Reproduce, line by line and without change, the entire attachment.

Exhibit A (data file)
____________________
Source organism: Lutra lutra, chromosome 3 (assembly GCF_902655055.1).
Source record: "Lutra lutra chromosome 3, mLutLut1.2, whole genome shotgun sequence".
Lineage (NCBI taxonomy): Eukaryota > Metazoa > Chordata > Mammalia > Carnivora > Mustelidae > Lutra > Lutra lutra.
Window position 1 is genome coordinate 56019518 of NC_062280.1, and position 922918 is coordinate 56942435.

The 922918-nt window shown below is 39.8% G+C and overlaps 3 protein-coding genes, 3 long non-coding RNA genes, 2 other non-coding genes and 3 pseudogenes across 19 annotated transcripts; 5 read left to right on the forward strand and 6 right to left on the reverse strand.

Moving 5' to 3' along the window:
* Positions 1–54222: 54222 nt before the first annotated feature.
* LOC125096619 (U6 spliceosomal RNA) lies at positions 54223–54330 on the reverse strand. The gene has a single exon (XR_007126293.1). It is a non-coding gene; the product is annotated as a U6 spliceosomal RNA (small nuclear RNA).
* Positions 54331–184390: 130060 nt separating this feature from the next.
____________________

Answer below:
Source organism: Lutra lutra, chromosome 3 (assembly GCF_902655055.1).
Source record: "Lutra lutra chromosome 3, mLutLut1.2, whole genome shotgun sequence".
Lineage (NCBI taxonomy): Eukaryota > Metazoa > Chordata > Mammalia > Carnivora > Mustelidae > Lutra > Lutra lutra.
Window position 1 is genome coordinate 56019518 of NC_062280.1, and position 922918 is coordinate 56942435.

The 922918-nt window shown below is 39.8% G+C and overlaps 3 protein-coding genes, 3 long non-coding RNA genes, 2 other non-coding genes and 3 pseudogenes across 19 annotated transcripts; 5 read left to right on the forward strand and 6 right to left on the reverse strand.

Moving 5' to 3' along the window:
* Positions 1–54222: 54222 nt before the first annotated feature.
* LOC125096619 (U6 spliceosomal RNA) lies at positions 54223–54330 on the reverse strand. The gene has a single exon (XR_007126293.1). It is a non-coding gene; the product is annotated as a U6 spliceosomal RNA (small nuclear RNA).
* Positions 54331–184390: 130060 nt separating this feature from the next.